E Is for Eye

5 years ago

“Eye” is not only the essential human organ of sight: “one of a pair of spherical bodies contained in an orbit of the skull” (Dictionary.com). It is also a superb metaphor for the visionary skill of the poet; and, at times, of focus for the spiritual life as well.

“The eye altering alters all,” wrote the poet William Blake. 

And in Matthew 6:22, Jesus said that “The eye is the lamp of the body. So, if your eye is healthy, your whole body will be full of light.”

We might speak of certain people having an “eye” for paintings or antiques—or pretty women/attractive men.

You can have an “eye” toward a certain subject matter or purpose or set of human actions.

The poet Emily Dickinson, through whose eye we are privileged to see the layered world in unmatched, unique perspective, wrote enigmatically:

Before I got my eye put out—

I liked as well to see

As other creatures, that have eyes—

And know no other way. ...

But she concludes (read the whole poem at) http://www.poetryfoundation.org/poem/182805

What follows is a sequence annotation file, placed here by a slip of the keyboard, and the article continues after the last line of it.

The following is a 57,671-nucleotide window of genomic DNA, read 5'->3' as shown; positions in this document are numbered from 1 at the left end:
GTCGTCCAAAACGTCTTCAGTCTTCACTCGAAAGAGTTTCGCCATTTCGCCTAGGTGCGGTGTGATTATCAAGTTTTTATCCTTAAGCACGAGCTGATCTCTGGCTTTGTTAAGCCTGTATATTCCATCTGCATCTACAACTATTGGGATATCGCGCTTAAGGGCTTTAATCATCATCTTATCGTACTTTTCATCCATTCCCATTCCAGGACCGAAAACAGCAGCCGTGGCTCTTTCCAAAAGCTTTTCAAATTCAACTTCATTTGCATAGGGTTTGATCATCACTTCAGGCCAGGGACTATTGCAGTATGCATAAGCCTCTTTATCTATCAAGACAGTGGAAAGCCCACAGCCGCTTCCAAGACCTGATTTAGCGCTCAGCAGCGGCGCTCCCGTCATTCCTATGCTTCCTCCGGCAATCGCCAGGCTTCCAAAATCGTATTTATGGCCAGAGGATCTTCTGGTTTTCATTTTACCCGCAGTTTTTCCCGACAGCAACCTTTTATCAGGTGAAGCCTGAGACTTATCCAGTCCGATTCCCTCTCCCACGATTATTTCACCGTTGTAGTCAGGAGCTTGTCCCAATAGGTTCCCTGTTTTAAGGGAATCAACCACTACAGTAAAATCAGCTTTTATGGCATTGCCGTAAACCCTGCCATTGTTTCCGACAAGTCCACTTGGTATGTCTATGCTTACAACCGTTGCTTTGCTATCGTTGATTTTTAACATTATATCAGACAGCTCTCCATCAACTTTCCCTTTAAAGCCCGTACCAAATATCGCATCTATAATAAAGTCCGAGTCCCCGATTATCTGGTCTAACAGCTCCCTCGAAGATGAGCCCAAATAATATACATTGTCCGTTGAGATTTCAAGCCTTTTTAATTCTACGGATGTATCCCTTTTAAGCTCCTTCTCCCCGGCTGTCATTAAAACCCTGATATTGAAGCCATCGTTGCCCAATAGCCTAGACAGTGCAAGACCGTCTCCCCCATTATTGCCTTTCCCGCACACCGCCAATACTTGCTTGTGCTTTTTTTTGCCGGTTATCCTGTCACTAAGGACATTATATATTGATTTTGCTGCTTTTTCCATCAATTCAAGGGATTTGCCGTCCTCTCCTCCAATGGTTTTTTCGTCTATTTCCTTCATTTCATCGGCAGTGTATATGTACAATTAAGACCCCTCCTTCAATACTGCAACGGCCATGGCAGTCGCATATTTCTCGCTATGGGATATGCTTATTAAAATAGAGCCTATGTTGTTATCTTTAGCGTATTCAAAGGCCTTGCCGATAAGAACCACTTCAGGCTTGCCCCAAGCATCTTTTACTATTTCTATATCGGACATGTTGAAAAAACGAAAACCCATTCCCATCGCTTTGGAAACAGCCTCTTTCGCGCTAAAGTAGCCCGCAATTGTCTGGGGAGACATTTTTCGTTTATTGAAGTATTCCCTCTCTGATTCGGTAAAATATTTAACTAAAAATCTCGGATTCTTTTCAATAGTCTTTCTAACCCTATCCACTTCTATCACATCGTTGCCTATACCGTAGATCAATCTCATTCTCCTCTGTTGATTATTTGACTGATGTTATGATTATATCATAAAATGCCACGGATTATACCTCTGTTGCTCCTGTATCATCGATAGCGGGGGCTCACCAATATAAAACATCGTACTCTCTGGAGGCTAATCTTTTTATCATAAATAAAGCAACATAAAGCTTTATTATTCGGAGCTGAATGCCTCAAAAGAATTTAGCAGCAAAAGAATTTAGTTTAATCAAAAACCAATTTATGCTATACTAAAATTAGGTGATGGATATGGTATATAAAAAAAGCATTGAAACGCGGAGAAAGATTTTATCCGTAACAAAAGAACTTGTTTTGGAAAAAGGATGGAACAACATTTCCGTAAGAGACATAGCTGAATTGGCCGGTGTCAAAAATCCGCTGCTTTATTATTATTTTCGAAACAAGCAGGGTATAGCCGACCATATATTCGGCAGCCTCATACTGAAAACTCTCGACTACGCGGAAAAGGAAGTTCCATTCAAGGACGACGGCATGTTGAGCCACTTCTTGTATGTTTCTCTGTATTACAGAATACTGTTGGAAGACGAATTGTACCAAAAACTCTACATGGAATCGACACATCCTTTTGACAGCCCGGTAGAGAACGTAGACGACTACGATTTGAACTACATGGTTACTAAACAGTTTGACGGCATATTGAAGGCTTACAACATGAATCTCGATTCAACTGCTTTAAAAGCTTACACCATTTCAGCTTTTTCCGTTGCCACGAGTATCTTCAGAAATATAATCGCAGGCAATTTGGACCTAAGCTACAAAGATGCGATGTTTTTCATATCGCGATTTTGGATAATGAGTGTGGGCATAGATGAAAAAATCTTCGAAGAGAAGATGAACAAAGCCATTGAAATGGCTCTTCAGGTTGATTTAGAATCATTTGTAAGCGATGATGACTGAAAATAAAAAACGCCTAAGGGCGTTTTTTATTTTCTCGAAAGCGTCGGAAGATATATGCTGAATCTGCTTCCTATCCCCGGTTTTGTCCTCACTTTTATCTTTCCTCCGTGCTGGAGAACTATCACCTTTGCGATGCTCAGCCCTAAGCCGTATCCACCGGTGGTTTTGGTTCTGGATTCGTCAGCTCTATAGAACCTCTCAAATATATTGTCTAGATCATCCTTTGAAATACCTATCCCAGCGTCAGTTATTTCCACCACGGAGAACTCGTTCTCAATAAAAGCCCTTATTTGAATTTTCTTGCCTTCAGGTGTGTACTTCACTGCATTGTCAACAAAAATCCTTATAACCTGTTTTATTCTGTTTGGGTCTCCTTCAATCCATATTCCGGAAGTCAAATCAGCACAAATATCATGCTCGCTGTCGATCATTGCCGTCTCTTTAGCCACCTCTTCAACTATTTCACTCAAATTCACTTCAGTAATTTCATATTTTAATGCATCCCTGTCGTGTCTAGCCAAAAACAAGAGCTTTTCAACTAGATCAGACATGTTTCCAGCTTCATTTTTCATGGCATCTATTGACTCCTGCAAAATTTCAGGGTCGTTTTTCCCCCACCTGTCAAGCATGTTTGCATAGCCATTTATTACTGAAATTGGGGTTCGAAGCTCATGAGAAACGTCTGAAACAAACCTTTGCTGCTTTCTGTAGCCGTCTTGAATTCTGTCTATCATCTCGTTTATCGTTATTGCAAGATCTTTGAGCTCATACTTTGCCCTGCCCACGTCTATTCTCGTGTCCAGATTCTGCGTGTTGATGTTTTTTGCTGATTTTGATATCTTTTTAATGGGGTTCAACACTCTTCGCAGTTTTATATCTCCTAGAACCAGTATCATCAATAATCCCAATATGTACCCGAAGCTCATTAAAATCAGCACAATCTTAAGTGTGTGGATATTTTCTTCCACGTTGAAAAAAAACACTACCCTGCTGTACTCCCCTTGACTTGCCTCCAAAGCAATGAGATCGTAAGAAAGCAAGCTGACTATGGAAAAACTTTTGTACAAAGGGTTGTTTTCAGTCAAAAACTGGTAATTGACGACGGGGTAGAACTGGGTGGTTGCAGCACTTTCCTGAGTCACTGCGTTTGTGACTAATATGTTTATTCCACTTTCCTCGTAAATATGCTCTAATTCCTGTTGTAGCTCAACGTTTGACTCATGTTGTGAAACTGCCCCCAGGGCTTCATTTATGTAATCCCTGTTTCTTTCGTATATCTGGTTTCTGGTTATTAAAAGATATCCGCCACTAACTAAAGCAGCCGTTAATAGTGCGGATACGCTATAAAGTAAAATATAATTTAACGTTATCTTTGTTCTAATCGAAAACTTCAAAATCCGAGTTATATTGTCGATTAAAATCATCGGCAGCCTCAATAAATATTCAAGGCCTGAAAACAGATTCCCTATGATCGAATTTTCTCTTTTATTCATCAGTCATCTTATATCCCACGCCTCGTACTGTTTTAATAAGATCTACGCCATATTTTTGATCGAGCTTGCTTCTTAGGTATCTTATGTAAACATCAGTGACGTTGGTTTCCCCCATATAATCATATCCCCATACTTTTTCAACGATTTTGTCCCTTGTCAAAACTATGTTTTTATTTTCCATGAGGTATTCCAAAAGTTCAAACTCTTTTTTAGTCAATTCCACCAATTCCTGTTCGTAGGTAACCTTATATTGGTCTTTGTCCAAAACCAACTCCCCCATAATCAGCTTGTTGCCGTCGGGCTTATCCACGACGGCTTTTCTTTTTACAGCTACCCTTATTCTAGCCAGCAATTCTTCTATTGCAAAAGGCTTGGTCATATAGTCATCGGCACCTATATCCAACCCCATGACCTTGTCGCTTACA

that, contemplating “having” the sky for her own through such vision:

The Meadows—mine

The Mountains—mine ...

sends her back to press instead “with just my soul/Upon the window pane”—to relate to us her vision in the locally perceived, yet eternally resonant terms of her poetic art:

Finite to fail, but infinite to venture ...

E Is for Eye. Each of us has this amazing, multi-layered gift through which to probe the world around us. It is so taken for granted that we don’t often point it out: that one person’s eye sees one thing; and the person right next to her sees something else.

This realization prompts us to ask ourselves: What do we see? What are we looking to find? And how does the experience play out for us?

As bloggers we ask: What if anything today, from my eye’s perspective, my unique experience, can be of value to my readers (and well as to those people close to me)?

Thus a fresh look at the ordinariness and complexity of our HAVING an eye (actually two), opens out to a deeper understanding of the amazing gift of human seeing.


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